10. Can’t help you on books of recent baseball history, Kevin, but I’m halfway through the new Yogi Berra biography and enjoying it. Excellent historical/cultural context regarding The Hill, an Italian immigrant community in St. Louis where he and Joe Garagiola grew up. And it never ceases to amaze me what players back then had to go through every year to get paid.

    It’s not perfect — Chapter 2 reads like a rewrite of Chapter 1, and there are some statistical gaffes (Jackie Robinson is said to have stolen 29 bases in 1947 without being caught, when in fact he was caught a league-leading 11 times…was ’47 one of the years that the NL lacked CS data at one point?). But the writing is engaging and Yogi was of course a very rootable player.

  11. Kevin, I truly don’t know how the Nats won a title, but I think it may have been because our own bledsoe reverse jinxed them with his book about their curse:

    It’s actually a really fun read, I recommend it, and has some truly delightful recent history of their many playoff failures before hell froze over last October.

    Don’t know about the new one, but I really enjoyed Allen Barra’s Yogi Berra biography. His Bear Bryant biography is great too. And the best sports book I read all year was Warren St. John’s Rammer Jammer Yellow Hammer, published in 2004, in which the author (an Alabama native and Bama fan since childhood) decides to buy an RV to try to understand SEC tailgate culture from the inside.

  12. Also, there are Mac’s three ebooks of annotated Braves Journal content:

  13. Barra is a superior writer and I’m sure his Yogi bio is the better one, although I have not read it.

  14. I don’t have any evidence to support this, but I always got the feeling that Bobby and Klesko didn’t get along.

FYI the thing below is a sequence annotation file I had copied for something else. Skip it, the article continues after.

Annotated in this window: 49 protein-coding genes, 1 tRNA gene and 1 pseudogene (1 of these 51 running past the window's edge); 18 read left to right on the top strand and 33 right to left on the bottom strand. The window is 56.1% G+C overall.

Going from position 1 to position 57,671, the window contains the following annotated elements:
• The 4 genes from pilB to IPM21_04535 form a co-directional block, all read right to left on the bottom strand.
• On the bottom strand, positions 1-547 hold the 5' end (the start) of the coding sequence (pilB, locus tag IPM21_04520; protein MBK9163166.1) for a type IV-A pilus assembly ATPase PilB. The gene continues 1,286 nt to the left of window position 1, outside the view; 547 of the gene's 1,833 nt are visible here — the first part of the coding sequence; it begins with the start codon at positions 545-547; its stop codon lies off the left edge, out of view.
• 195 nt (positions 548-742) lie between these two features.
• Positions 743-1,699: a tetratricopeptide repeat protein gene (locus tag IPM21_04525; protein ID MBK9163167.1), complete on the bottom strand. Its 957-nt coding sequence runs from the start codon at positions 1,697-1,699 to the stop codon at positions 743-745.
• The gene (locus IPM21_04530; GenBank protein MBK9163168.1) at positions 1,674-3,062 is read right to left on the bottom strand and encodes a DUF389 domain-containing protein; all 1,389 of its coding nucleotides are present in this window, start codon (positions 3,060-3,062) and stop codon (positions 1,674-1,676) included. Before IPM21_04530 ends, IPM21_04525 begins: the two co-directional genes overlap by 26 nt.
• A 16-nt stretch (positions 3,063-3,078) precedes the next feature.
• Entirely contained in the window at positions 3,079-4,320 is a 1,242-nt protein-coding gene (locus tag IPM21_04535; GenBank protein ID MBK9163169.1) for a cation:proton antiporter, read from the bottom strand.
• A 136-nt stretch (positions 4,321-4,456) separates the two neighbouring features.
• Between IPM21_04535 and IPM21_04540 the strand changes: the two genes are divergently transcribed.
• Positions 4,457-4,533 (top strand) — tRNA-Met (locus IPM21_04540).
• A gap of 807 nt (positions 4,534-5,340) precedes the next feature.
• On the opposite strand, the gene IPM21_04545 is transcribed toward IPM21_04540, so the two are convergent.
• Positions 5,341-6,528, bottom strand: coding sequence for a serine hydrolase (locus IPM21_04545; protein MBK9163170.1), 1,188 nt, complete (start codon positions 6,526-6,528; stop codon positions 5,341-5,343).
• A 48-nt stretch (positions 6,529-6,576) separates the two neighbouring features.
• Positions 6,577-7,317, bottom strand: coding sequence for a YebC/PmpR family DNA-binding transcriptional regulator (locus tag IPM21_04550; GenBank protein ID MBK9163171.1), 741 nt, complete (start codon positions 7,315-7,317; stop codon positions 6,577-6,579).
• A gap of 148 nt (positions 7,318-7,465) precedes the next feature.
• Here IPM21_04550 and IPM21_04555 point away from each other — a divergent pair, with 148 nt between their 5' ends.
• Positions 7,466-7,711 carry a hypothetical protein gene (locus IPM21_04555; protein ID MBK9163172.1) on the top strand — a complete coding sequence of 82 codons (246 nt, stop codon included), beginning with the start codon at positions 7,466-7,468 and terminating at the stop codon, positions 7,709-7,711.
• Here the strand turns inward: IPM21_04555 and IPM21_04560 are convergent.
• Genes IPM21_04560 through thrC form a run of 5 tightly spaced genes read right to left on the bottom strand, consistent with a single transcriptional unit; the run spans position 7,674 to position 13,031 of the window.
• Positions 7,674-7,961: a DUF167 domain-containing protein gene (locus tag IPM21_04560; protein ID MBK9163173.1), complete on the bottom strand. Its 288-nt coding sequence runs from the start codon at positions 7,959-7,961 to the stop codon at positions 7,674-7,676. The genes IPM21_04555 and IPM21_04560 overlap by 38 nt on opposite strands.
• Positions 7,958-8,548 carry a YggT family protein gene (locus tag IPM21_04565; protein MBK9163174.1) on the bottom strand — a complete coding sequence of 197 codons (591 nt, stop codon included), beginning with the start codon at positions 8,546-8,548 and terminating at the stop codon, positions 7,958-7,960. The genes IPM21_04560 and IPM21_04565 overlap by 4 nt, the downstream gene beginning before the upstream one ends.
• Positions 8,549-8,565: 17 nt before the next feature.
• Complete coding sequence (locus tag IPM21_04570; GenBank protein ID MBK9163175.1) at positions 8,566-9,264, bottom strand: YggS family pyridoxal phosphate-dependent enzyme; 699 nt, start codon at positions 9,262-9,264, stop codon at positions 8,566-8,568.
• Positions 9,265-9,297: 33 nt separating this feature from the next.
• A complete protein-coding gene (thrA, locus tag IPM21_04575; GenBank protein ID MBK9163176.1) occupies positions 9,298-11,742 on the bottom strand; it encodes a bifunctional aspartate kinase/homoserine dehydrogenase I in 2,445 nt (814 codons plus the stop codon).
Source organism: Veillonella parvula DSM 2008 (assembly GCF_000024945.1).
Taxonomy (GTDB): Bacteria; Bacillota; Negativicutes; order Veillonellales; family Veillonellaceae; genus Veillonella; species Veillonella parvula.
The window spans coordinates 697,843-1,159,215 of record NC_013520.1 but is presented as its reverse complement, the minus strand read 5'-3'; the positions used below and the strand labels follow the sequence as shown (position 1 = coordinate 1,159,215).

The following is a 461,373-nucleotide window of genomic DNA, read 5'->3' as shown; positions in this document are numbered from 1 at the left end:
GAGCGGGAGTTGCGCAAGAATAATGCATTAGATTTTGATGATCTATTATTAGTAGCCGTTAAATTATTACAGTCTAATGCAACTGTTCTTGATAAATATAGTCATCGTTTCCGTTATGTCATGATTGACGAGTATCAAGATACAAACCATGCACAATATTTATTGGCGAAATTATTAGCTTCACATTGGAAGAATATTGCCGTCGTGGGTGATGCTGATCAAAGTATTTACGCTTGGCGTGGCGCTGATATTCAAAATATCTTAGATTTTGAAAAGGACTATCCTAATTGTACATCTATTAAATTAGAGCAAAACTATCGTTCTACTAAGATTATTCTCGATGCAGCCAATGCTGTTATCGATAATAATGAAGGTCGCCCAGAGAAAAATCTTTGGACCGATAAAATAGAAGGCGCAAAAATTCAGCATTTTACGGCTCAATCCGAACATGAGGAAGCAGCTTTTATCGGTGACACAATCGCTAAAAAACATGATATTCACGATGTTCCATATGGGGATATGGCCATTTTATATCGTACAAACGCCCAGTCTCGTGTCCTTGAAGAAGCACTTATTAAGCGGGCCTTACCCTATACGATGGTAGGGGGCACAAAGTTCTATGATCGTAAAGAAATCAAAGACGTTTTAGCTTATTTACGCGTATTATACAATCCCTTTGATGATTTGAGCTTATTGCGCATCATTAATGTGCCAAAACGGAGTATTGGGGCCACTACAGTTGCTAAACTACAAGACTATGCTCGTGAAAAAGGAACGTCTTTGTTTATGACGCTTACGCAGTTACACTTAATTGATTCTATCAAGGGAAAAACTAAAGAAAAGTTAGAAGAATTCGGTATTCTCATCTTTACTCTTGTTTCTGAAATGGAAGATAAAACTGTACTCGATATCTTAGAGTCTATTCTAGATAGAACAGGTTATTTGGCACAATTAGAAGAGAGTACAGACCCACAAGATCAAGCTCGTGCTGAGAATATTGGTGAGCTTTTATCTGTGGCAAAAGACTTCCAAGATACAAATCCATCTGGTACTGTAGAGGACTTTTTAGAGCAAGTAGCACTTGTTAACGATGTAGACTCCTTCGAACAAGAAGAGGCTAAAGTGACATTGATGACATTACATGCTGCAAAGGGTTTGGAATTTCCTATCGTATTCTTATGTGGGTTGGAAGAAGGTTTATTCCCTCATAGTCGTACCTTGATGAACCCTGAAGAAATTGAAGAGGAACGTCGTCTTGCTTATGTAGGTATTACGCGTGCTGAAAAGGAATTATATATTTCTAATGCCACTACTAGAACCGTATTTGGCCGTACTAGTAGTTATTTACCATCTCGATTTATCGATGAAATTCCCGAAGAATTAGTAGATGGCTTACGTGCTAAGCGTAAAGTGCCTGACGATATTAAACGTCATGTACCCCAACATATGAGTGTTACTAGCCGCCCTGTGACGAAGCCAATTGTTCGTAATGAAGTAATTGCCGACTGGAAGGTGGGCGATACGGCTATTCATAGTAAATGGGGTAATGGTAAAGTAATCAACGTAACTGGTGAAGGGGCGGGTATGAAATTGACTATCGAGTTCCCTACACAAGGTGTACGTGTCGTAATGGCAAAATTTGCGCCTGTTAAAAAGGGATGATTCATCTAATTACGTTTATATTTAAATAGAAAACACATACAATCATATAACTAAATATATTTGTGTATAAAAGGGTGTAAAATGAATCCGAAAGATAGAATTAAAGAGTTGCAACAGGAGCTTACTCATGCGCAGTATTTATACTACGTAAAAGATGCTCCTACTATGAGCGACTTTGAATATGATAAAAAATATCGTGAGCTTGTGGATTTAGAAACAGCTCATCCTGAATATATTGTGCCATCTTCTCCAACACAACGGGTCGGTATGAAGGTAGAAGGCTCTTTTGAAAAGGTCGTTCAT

15. How about the 1890 New York Giants, with Lew Whistler, Dick Buckley, and Pebbly Jack Glasscock?

  16. AAR, I wouldn’t touch that one with Dick Pole.

    PS: The fact that Johnny Dickshot’s nickname was Ugly puts him ahead of Pebbly.

  17. I’m not sure whether that’s a particular competition in which I’d rather be ahead, or behind.

  18. Back to baseball (and basketball). Tfloyd’s question in the last thread about players who had success in both sports got me down some BRef rabbit holes. Dave DeBusschere had two seasons as a pitcher for the White Sox at ages 21 and 22, and I was sorry to see that BRef didn’t have similarity scores for his first season. 18 relief IP with 23 BB and a HB gets your attention, and not in a good way. Only 5 hits and a 2.00 ERA is interesting, though. There’s only one kind of pitcher I can imagine who could put up that combination of numbers, and especially put up that combination of numbers and be given the chance to pitch 24 games (10 starts) the next year. That’s got to be a Mauricio Cabrera, Juan Jaime line – close your eyes and throw really hard and hope the umpire guesses strike often enough. Nope – only 8 Ks in 18 IP. That’s got to be a record if you could figure out how to define it – lowest ERA*K/BB or something. Maybe you could multiply it by the under-.110 BABIP.

    DeBusschere seems to have actually been an ok strikeout pitcher, having gone 10-1, 2.49, 8.9 K/9 in A-ball the same season and having a couple of decent years in the PCL after his two years with the White Sox – 15-8 and 15-12, ERAs under 4 both years, 6.5 K/9 both years. He was decent his second year with the White Sox. That first try with the White Sox, though…